F# type providers

F# 3.0 has a new feature called Type Providers:

An F# type provider is a component that provides types, properties, and methods for use in your program. Type providers are a significant part of F# 3.0 support for information-rich programming. The key to information-rich programming is to eliminate barriers to working with diverse information sources found on the Internet and in modern enterprise environments. One significant barrier to including a source of information into a program is the need to represent that information as types, properties, and methods for use in a programming language environment. Writing these types manually is very time-consuming and difficult to maintain. A common alternative is to use a code generator which adds files to your project; however, the conventional types of code generation do not integrate well into exploratory modes of programming supported by F# because the generated code must be replaced each time a service reference is adjusted.

This feature opens the door to some interesting applications, see for example the generation of vector types.

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Closely related

The language Magpie builds its entire type system around this concept. All its types are implemented as type providers. This kind of programmable type system could be the future of types. It would be interesting to see what kind of types can be implemented on top of this, and how it can be extended to support the types that cannot currently be implemented on top of this.

Can't wait...

...to play with it, I just hope it is fully at compile-time and it can work under .Net CE (for the XBox)!

I would guess because

I would guess because Intellisense works its not dynamic, but then again I wasn't sure that F# worked very well on the 360 or WP with the archaic garbage collector of the compact CLR.

One thing to consider: lots of websites use JSON which means a static format might not be well defined (e.g., they might use unions).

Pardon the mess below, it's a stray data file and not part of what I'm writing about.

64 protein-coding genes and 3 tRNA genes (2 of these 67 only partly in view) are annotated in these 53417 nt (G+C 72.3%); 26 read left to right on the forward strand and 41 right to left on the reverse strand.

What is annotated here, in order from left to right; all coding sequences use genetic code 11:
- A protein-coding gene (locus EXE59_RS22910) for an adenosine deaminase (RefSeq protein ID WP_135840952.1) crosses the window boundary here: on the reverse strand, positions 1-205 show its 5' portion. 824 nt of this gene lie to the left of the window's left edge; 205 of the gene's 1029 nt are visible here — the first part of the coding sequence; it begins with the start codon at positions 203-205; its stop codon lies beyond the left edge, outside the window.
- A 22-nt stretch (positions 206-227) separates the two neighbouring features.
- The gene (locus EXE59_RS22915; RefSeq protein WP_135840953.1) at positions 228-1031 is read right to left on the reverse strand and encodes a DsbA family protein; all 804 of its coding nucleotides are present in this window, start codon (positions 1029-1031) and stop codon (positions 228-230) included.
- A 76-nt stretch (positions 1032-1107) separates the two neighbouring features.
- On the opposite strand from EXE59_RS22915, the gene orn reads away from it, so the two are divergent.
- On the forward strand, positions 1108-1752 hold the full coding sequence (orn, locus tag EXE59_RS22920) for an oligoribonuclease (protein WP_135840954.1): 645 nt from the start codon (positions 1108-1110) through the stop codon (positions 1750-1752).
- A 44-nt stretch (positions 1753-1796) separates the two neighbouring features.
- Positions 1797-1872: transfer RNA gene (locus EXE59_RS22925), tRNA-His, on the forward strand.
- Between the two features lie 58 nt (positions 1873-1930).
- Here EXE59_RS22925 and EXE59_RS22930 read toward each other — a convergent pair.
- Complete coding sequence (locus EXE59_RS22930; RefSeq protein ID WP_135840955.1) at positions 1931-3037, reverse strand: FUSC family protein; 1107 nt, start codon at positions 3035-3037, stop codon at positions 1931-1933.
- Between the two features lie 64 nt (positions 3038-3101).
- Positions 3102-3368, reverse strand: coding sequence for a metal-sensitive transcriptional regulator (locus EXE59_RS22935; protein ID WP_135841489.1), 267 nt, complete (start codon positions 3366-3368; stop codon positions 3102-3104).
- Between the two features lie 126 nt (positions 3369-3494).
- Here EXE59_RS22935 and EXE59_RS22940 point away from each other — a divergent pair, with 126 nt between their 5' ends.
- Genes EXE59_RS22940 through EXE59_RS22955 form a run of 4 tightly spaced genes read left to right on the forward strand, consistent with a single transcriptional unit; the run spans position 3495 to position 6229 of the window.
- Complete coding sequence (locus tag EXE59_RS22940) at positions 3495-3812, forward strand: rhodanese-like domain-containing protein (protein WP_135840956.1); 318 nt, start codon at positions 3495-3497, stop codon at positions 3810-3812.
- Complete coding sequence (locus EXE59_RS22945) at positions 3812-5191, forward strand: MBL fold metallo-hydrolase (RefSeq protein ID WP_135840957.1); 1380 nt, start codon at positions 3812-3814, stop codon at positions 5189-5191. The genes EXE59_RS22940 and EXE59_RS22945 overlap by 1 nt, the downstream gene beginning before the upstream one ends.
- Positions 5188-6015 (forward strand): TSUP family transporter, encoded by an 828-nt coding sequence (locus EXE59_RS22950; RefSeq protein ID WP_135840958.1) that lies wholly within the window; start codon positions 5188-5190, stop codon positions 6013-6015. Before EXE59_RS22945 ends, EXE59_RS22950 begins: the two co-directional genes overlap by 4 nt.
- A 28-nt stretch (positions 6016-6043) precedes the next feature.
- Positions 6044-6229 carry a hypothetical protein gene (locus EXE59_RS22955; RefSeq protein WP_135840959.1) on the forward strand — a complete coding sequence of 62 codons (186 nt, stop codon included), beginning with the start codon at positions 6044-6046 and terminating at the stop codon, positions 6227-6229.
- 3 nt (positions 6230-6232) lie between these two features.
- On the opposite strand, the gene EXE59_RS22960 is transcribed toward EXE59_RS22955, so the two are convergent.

IIUC, typ providers...

...make Intellisense dynamic en passant, since they let you run arbitrary code to do type resolution,

Don showed a mind-blowing demo where he wrote a type provider that connected to www.programmableweb.com, and then Intellisense searched thousands of web APIs on the fly as he wrote a mashup.

He mentioned that it was easiest to automate WSDL APIs than JSON ones. This was not because of unions (XML schemas already allow unions), but because WSDL's metadata (which humans usually find bureaucratic and annoying) made it easy to compute type schemes for Intellisense.

Thanks for the

Thanks for the clarification. I wasn't sure if the meta-programming was happening statically or on demand. I agree type providers are very cool! I can't wait until we get this in C#.

JSON can have data-dependent unions and such, I'm guessing WSDL is similar? The primary problem with JSON is the lack of a schema at all, that structure is merely documented and often not very disciplined. An explicit schema might force better design, beyond providing something to process.

Unfortunately, JSON is dominating right now, perhaps because of their low barriers (crappier designs are easier to do) and the popularity of Javascript.

I think JSON is dominating...

...because it's a much better format. It's not perfect, but it's still good. It lets you serialize common data structures easily and readably without any hassles.

The XML web services stuff (WS-*) is really appallingly badly designed. The fact that F# can get metadata out of it is basically the silver lining to a very dark and miserable cloud.